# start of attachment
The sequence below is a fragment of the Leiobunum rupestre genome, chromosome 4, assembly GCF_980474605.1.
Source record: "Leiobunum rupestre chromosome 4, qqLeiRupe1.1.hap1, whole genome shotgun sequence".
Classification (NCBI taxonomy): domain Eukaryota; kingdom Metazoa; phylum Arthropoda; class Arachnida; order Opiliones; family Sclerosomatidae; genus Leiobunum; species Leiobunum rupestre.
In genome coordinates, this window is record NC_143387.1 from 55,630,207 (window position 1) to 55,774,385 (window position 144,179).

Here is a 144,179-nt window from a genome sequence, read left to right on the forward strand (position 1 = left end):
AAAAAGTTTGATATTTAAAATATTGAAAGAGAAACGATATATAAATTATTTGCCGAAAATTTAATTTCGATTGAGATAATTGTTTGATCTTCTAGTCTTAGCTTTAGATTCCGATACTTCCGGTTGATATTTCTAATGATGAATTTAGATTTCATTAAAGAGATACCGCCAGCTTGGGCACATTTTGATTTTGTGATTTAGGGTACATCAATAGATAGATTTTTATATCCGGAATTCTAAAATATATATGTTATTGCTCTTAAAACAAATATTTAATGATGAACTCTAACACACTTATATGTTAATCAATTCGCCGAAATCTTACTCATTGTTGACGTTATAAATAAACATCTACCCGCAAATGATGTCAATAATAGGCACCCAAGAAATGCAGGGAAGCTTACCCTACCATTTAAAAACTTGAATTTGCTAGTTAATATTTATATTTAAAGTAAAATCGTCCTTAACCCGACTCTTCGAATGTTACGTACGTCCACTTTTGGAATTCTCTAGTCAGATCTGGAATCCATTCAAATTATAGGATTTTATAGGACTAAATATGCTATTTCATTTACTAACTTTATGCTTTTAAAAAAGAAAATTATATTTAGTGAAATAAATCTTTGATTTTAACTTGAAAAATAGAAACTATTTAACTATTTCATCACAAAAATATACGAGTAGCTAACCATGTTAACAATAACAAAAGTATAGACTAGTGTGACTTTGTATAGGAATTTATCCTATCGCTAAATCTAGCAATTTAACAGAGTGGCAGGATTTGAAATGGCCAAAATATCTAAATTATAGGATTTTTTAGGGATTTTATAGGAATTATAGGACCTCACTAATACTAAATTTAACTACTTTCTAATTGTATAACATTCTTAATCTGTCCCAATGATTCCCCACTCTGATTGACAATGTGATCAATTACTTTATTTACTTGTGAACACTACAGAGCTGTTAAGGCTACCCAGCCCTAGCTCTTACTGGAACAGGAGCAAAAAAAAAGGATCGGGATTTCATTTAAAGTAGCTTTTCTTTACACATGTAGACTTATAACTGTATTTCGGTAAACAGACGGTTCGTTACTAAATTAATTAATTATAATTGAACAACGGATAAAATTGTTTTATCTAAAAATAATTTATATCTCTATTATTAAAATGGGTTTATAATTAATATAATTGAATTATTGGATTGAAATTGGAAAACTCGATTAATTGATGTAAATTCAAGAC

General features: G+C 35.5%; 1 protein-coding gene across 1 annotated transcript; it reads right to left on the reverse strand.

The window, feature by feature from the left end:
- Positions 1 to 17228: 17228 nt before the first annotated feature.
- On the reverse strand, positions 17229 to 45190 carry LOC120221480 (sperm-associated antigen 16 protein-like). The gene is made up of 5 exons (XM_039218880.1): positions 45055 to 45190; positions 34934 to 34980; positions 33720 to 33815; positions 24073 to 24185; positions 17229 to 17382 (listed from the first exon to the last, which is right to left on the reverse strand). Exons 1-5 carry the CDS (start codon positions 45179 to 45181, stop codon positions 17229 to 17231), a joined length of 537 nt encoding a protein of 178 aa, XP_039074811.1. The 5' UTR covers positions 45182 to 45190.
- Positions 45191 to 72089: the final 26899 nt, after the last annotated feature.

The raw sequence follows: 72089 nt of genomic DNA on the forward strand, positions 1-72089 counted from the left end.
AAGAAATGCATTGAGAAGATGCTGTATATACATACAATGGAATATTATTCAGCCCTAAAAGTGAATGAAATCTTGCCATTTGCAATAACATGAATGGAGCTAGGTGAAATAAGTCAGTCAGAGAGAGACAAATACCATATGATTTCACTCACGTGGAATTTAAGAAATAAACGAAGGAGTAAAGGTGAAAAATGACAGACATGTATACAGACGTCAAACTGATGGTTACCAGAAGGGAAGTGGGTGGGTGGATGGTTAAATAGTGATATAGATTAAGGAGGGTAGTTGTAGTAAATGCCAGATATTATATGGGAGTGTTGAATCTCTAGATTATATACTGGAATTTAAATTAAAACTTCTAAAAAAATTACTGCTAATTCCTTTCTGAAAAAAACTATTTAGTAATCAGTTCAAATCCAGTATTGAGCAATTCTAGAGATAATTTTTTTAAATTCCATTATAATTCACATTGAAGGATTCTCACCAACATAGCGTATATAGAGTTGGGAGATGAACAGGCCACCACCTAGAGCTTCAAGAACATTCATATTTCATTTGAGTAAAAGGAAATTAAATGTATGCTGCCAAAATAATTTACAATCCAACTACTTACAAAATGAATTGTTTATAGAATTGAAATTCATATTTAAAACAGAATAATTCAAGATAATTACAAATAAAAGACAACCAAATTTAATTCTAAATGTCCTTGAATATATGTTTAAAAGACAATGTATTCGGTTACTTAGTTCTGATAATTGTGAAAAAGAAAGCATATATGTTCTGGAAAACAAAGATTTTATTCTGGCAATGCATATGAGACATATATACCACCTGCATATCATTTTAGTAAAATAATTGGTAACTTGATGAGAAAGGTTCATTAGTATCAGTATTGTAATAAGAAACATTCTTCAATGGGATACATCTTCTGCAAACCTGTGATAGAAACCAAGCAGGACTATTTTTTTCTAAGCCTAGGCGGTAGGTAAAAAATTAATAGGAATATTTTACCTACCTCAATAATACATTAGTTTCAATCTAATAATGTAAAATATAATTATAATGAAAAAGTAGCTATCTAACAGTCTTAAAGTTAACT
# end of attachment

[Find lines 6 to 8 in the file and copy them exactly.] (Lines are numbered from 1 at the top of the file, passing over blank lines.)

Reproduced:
AAAAAGTTTGATATTTAAAATATTGAAAGAGAAACGATATATAAATTATTTGCCGAAAATTTAATTTCGATTGAGATAATTGTTTGATCTTCTAGTCTTAGCTTTAGATTCCGATACTTCCGGTTGATATTTCTAATGATGAATTTAGATTTCATTAAAGAGATACCGCCAGCTTGGGCACATTTTGATTTTGTGATTTAGGGTACATCAATAGATAGATTTTTATATCCGGAATTCTAAAATATATATGTTATTGCTCTTAAAACAAATATTTAATGATGAACTCTAACACACTTATATGTTAATCAATTCGCCGAAATCTTACTCATTGTTGACGTTATAAATAAACATCTACCCGCAAATGATGTCAATAATAGGCACCCAAGAAATGCAGGGAAGCTTACCCTACCATTTAAAAACTTGAATTTGCTAGTTAATATTTATATTTAAAGTAAAATCGTCCTTAACCCGACTCTTCGAATGTTACGTACGTCCACTTTTGGAATTCTCTAGTCAGATCTGGAATCCATTCAAATTATAGGATTTTATAGGACTAAATATGCTATTTCATTTACTAACTTTATGCTTTTAAAAAAGAAAATTATATTTAGTGAAATAAATCTTTGATTTTAACTTGAAAAATAGAAACTATTTAACTATTTCATCACAAAAATATACGAGTAGCTAACCATGTTAACAATAACAAAAGTATAGACTAGTGTGACTTTGTATAGGAATTTATCCTATCGCTAAATCTAGCAATTTAACAGAGTGGCAGGATTTGAAATGGCCAAAATATCTAAATTATAGGATTTTTTAGGGATTTTATAGGAATTATAGGACCTCACTAATACTAAATTTAACTACTTTCTAATTGTATAACATTCTTAATCTGTCCCAATGATTCCCCACTCTGATTGACAATGTGATCAATTACTTTATTTACTTGTGAACACTACAGAGCTGTTAAGGCTACCCAGCCCTAGCTCTTACTGGAACAGGAGCAAAAAAAAAGGATCGGGATTTCATTTAAAGTAGCTTTTCTTTACACATGTAGACTTATAACTGTATTTCGGTAAACAGACGGTTCGTTACTAAATTAATTAATTATAATTGAACAACGGATAAAATTGTTTTATCTAAAAATAATTTATATCTCTATTATTAAAATGGGTTTATAATTAATATAATTGAATTATTGGATTGAAATTGGAAAACTCGATTAATTGATGTAAATTCAAGAC

General features: G+C 35.5%; 1 protein-coding gene across 1 annotated transcript; it reads right to left on the reverse strand.

The window, feature by feature from the left end: